Anyway, back to the bug.

The bug repros in C# 3 and 4 but not in C# 2. Which means that it was my fault. I probably caused the bug when I redid the user-defined lifted implicit operator code in order to make it work with expression tree lambdas. Sorry about that! That code is very tricky, and apparently I did not test it adequately.

What the code is supposed to do is:

First, overload resolution attempts to resolve the meaning of ==. The best == operator for which both arguments are valid is the lifted operator that compares two nullable doubles. Therefore it should be analyzed as:

Boolean compare = (double?)my == (double?)0.0; 

(If you write the code like this then it does the right thing in C# 3 and 4.)

The meaning of the lifted == operator is:

  • evaluate both arguments
  • if both are null then the result is true -- clearly this cannot happen in this case
  • if one is null and the other is not then the result is false
  • if both are not null then both are unwrapped to double and compared as doubles.

Now the question is "what is the right way to evaluate the left hand side?"

We have here a lifted user-defined conversion operator from MyDouble? to double?. The correct behaviour is:

  • If "my" is null, then the result is a null double?.
  • If "my" is not null then the result is the user-defined conversion of my.Value to double, and then the conversion of that double to double?.

Clearly something is going wrong in this process.

I'll enter a bug in our database, but any fix will probably miss the deadline for changes that make it into the next service pack. I would be looking into workarounds if I were you. Again, apologies for the error.

  • 14
    This makes designing and implementing a compiler sound hard. – Jeffrey L Whitledge Mar 4 '11 at 18:11
  • @Eric: Out of curiosity, at Microsoft, do you guys test your changes only yourselves? I imagine if there is a QA dept for C#, then they must be programmers trying to write all sorts of different code they could think of to break the changes? – Joan Venge Mar 4 '11 at 18:11
  • 1
    @Eric: yes the throws in the implicit conversion is against the grain, but it's on purpose because we shouldn't ever be hitting it: it flags an uninitialized MyDouble struct, preventing code which doesn't convert to a MyDouble by the .ctor(Double) or the (not shown) explicit operator MyDouble(Double) from quietly failing. – codekaizen Mar 4 '11 at 18:48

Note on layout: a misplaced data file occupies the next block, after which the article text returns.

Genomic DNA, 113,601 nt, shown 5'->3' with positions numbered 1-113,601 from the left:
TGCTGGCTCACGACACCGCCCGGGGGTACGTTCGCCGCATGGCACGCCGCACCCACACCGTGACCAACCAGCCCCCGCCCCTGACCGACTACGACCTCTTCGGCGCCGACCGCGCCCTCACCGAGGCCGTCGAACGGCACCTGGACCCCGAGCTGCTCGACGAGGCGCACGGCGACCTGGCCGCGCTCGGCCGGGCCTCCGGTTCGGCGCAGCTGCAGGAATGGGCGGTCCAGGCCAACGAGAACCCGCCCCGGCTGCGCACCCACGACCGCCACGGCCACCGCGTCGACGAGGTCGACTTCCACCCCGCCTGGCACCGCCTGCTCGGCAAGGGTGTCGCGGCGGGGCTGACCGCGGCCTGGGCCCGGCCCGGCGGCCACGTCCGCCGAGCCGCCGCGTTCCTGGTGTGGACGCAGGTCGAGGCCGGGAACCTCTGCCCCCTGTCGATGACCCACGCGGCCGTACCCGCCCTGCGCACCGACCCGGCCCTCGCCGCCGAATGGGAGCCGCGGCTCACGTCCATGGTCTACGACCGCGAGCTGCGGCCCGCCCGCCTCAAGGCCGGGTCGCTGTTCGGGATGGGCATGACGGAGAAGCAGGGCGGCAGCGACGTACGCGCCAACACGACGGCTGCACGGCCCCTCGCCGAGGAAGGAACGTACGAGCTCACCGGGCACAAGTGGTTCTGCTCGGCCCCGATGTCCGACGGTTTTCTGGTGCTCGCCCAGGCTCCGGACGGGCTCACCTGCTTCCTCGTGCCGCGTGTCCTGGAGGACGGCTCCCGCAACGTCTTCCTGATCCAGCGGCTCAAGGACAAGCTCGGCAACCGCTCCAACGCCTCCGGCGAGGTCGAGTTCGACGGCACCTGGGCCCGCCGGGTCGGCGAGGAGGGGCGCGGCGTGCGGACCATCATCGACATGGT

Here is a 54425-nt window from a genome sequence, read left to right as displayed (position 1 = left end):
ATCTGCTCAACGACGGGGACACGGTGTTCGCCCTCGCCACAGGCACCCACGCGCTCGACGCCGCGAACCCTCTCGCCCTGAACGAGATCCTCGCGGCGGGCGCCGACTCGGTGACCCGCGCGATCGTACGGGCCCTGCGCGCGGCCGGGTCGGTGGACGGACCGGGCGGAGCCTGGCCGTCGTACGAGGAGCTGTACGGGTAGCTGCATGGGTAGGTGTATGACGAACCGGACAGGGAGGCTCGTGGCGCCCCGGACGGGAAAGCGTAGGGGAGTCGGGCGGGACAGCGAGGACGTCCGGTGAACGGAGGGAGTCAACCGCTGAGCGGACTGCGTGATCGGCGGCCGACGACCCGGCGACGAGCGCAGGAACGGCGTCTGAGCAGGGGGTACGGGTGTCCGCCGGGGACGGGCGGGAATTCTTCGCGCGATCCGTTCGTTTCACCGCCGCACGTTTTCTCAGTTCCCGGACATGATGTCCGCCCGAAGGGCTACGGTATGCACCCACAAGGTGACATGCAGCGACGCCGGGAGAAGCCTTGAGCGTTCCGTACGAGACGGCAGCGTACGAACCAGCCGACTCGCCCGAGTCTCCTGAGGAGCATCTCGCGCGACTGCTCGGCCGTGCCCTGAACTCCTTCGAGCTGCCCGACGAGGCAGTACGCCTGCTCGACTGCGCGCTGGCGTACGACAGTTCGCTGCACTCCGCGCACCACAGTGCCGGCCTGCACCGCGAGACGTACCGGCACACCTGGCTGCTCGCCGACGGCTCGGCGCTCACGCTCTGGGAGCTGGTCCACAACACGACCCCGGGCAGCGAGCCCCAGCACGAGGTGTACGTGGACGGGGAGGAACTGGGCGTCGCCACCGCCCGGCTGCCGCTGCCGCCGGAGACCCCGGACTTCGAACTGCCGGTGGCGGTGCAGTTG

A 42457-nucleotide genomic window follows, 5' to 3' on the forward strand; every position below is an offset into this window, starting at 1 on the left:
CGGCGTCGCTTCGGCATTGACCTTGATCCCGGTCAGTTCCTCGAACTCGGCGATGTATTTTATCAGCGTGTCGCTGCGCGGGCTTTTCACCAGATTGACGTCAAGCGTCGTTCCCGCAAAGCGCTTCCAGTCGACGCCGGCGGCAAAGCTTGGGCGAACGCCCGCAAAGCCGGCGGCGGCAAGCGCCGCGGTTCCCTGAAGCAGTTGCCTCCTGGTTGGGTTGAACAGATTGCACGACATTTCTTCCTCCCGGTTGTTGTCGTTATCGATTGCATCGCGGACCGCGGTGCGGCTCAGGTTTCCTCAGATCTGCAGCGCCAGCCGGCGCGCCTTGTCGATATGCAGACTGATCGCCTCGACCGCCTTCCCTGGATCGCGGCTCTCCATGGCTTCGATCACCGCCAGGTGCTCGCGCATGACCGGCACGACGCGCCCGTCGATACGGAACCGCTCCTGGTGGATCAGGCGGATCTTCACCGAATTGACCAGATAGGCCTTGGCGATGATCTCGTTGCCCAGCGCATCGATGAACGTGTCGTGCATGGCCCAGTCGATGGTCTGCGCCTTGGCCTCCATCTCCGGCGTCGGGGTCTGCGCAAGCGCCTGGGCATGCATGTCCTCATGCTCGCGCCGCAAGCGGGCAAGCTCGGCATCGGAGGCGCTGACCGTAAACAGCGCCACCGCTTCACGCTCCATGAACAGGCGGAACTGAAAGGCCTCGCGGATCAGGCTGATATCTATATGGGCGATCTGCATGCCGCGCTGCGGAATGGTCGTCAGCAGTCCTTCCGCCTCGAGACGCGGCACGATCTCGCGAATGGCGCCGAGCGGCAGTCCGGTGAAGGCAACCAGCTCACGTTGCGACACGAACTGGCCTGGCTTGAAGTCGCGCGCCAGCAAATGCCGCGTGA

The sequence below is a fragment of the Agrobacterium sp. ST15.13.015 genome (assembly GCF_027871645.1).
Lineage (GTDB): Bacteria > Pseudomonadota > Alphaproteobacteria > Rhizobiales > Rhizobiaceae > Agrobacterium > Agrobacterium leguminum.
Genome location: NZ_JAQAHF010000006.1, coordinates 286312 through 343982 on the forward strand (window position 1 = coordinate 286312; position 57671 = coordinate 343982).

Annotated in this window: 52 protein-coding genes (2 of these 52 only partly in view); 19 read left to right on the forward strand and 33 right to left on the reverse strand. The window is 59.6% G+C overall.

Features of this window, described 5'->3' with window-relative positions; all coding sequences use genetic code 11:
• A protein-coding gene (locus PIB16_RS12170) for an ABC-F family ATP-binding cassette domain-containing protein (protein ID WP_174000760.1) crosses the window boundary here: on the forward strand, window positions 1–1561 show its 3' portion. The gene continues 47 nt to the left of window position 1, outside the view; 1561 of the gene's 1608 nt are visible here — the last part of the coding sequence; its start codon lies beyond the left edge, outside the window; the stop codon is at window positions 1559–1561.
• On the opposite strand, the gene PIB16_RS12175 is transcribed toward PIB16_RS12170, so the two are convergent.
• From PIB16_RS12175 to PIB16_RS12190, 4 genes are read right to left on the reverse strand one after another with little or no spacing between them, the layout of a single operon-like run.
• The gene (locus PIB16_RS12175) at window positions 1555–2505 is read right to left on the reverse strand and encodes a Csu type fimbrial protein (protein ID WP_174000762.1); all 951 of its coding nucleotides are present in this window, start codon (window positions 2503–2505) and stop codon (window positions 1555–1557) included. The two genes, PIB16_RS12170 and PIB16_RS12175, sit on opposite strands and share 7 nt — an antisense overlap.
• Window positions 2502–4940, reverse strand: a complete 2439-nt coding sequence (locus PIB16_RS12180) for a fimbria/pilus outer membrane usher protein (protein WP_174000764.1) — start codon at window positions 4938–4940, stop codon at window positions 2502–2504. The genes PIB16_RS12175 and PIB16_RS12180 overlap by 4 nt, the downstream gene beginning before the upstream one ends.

• @Joan: the search space for "all sorts of different code" that is acceptable in C# is larger than the known universe. Indeed, it is theoretically infinite. Even given Microsoft's revenue last quarter, I suspect the engineering effort to cover that space with tests is unachievable. – codekaizen Mar 4 '11 at 18:49
  • 5
    @Joan: Yes, our QA team are all experienced C#/VB programmers, and they spend all day trying to come up with programs that break the compilers and other tools. I thought we had pretty good coverage on the combination of lifted user-defined conversions and lifted built-in operators, but apparently we need more coverage there. – Eric Lippert Mar 4 '11 at 20:06

This sure looks like a compiler bug to me. The IL suggests the compiler is generating code to convert the MyDouble? to a double with the conversion operator, then to a double?. But takes a nosedive when it then uses the conversion operator again on that double?. That's bad, wrong argument type. Nor is there a need.

This feedback article resembles this bug. Over 6 years old already, that must be a tricky part of the compiler. I do imagine it is.

  • Agreed. The 2nd call to MyDouble::op_Implicit just is wrong. Thanks for digging up the Connect issue; you're right, it looks like that is it. I'll resumbit to see if I can get some traction on it, and since it is an issue in the lifting code generation, perhaps even some slip as to whether the lifted member accessor will be in C# 5! – codekaizen Mar 4 '11 at 2:54